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The departing boss was allowed to take a short-term approach over too long a period, establishing the Potters in the Premier League but either unwilling or incapable of doing more

COMMENT
By George Ankers

The Stoke City faithful were his staunchest (and more or less only) defenders but, by the end, even they had begun to grumble. Tony Pulis had earned their loyalty but it was past time for a change.

Few neutrals found anything much to like about his methods but there is no denying that he did a lot of good for the Potters.

In his first spell at the club, in 2002-03, he arrived mid-season and engineered an impressive escape from relegation into League One and built on that in the following years despite budgetary restraints that eventually prompted his departure. After a year away, Peter Coates returned as chairman and brought the Welshman back. Within two seasons, promotion was secured.

STOKE IN THE MIDDLE

PULIS'S PREMIER LEAGUE FINISHES
2008-09
2009-10
2010-11
2011-12
2012-13
12th (45 points)
11th (47 points)
13th (46 points)
14th (45 points)
13th (42 points)
LEAGUE STRUGGLES IN 2012-13
GAMES PLAYED
GOALS SCORED
AWAY WINS
WINS SINCE JAN 1
38
34
2
3
When Pulis oversaw Stoke's first Premier League season in 2008-09, they took the division, if not by storm, then by the scruff of the neck. Much was made of Rory Delap's long throw-ins but the Potters made full use of their noisy home support and physical strength to comfortably avoid relegation.

The problems, perhaps, began that next summer. Pulis' approach to consolidating in the club's second top-flight season was fine in and of itself – except that it became his approach to every season that followed.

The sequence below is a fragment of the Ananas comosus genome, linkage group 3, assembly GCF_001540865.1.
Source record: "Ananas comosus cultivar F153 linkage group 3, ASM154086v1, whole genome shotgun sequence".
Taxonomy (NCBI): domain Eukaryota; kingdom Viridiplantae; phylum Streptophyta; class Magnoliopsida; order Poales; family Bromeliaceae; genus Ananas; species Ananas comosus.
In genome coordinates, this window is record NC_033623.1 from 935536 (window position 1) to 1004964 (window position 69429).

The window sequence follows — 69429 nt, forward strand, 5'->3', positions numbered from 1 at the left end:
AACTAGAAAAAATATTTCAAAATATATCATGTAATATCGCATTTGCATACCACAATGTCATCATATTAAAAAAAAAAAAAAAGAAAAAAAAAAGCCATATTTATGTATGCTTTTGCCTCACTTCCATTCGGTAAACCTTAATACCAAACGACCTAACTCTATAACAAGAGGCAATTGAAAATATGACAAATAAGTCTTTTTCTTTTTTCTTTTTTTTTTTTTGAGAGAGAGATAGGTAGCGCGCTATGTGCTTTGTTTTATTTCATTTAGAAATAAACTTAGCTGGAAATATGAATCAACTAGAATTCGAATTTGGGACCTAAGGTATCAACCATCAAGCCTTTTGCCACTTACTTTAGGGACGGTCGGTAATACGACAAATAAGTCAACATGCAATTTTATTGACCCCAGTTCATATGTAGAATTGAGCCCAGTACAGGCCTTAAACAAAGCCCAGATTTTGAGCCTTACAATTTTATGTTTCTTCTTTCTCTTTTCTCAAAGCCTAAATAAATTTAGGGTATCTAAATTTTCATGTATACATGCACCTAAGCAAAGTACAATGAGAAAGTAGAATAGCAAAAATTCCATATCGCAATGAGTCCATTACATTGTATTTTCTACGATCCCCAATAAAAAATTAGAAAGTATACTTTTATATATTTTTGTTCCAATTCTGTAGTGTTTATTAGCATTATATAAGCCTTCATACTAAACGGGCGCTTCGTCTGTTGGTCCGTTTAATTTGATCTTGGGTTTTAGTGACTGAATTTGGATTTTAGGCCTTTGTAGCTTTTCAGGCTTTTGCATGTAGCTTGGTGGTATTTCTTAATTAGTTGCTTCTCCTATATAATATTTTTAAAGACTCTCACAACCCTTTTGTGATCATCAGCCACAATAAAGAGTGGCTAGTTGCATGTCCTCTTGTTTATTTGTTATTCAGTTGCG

Each summer, the Welshman warned against complacency and bought for solidity, emphasising the need for experience of the top level long after he had established Stoke as mainstays of the division.

Every year, not-inconsiderable sums were spent on grizzled old hands; men who had been there, alright, but had hardly torn up any trees. Dean Whitehead. Robert Huth. Danny Collins. Jermaine Pennant.

That is not to say that some of these players did not do good work for Stoke – in the first half of this season, for instance, Huth was one of the most in-form defenders in England. Peter Crouch, on whom £10 million was spent in 2011, has contributed his fair share of goals. But all of these players were only ever there to fit the cookie-cutter blueprint of 'how to keep a recently promoted club in the Premier League'.

On the rare occasions that Pulis did recruit players who could genuinely have adapted and improved his side to aim higher, he appeared to have little idea of how to handle them. Tuncay Sanli, a £5m signing in 2009, was the most depressing example. A quick, technical player, there was so little room in Pulis' team for him that you wondered why he had been bought in the first place. Within 18 months, he was sold on to Wolfsburg for a loss.